The Stony Island Arts Bank is a place that proudly defies convention. A community savings and loan bank shuttered since the 1980s turned into a world-class arts center in the middle of a greatly under-resourced community most in need of bold ideas. It’s the kind of place that civic leaders propose and residents dream of, but for a thousand reasons it never seems to materialize. And yet here it is.
Gates’ idea has now manifested itself as a platform for site-specific exhibitions and commissions, artist residencies, and as a home for the Rebuild Foundation, a nonprofit organization founded by the artist in 2010 that seeks specifically to foster culture and development in underinvested neighborhoods. In addition, the arts bank houses the vinyl archive of Frankie Knuckles, regarded as the “Godfather of House Music,” as well as 60,000 glass lantern slides from the University of Chicago and the School of the Art Institute. You can also find the personal magazine and book collection of John H. Johnson, founder of Ebony and Jet magazines.
In a press release Gates describes the Arts Bank as “an institution of and for the South Side,” “a repository for African American culture and history, a laboratory for the next generation of black artists,” and “a space for neighborhood residents to preserve, access, reimagine and share their heritage, as well as a destination for artists, scholars, curators, and collectors to research and engage with South Side history.”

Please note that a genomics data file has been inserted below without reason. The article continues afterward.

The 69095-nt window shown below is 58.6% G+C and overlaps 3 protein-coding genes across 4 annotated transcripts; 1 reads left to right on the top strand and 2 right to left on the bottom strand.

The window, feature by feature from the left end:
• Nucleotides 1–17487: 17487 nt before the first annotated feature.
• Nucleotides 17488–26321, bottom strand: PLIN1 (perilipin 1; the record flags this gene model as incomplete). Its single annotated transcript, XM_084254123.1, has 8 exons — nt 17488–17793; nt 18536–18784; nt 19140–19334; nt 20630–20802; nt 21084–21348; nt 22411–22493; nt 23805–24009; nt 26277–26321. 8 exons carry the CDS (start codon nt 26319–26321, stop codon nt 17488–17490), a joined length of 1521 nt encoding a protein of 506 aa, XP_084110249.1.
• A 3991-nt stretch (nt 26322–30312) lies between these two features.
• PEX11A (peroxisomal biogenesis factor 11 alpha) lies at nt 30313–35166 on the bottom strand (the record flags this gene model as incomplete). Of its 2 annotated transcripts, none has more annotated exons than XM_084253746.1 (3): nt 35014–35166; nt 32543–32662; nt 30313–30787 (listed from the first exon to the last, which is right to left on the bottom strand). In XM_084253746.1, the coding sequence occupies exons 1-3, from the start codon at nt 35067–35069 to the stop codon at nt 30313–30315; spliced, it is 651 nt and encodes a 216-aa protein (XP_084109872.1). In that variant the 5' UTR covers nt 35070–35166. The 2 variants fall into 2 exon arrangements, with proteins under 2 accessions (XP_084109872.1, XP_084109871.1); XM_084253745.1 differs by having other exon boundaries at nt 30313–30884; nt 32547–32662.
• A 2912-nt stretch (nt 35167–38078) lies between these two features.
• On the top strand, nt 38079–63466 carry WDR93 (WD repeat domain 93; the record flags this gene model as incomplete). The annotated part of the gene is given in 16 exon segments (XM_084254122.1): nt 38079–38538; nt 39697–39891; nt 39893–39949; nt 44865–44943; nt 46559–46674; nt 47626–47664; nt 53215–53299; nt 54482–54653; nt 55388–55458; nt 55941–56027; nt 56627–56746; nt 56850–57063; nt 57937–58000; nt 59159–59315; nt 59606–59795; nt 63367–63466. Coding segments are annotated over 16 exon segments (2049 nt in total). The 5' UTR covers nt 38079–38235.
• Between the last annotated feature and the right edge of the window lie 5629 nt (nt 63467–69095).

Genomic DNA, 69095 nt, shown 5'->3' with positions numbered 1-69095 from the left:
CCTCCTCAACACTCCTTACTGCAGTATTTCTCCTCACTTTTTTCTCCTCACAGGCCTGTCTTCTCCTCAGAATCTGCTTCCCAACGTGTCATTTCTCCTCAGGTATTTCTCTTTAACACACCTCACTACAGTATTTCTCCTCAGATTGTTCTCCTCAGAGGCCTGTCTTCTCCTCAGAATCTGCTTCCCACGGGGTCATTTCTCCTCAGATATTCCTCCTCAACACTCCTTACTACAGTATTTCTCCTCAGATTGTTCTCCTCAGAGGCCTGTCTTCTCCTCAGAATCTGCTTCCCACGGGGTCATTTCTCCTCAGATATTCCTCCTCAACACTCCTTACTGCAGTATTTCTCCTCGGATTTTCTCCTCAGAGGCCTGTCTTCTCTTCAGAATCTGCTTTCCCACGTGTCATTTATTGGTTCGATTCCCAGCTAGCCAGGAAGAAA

The building’s first exhibition is by Portuguese artist Carlos Bunga, whose installation Under the Skin introduces towering cardboard columns to the bank’s towering first-floor gallery. The facility will undoubtedly be used as a place for black artists, community members, and other individuals to experiment with and engage with the South Side, in an environment Gates refers to as a “laboratory.”
“Projects like this require belief more than they require funding,” Gates tells Fast Company. “If there’s not a kind of belief, motivation, and critical aggregation of people who believe with you in a project like this, it cannot happen. The city is starting to realize that there might be other ways of imagining upside beside ‘return on investment’ and financial gain.”
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In an attempt to better engage the youngest visitors to the Museum of Contemporary Art in Tokyo, Torafu Architects created a special art gallery just for kids called Haunted House. On entering the exhibition a few familiar artworks appear hung in frames around a large white cube, but something is clearly amiss as everything appears to be moving.
The eyes in a portrait dart back and forth, a pair of hands emerges from Mona Lisa’s face and begins to manipulate the painting, the head of a portrait turns around in loops, and then a wave of relief as children realize this isn’t another crummy art gallery with old boring art. A secret passageway leads to the cube’s interior where almost every artwork can be manipulated or altered from behind, a place where the art can be touched and kids are free to laugh, run and play while interacting directly with some of the world’s most famous paintings. A killer idea.
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Editor's Picks: Street Art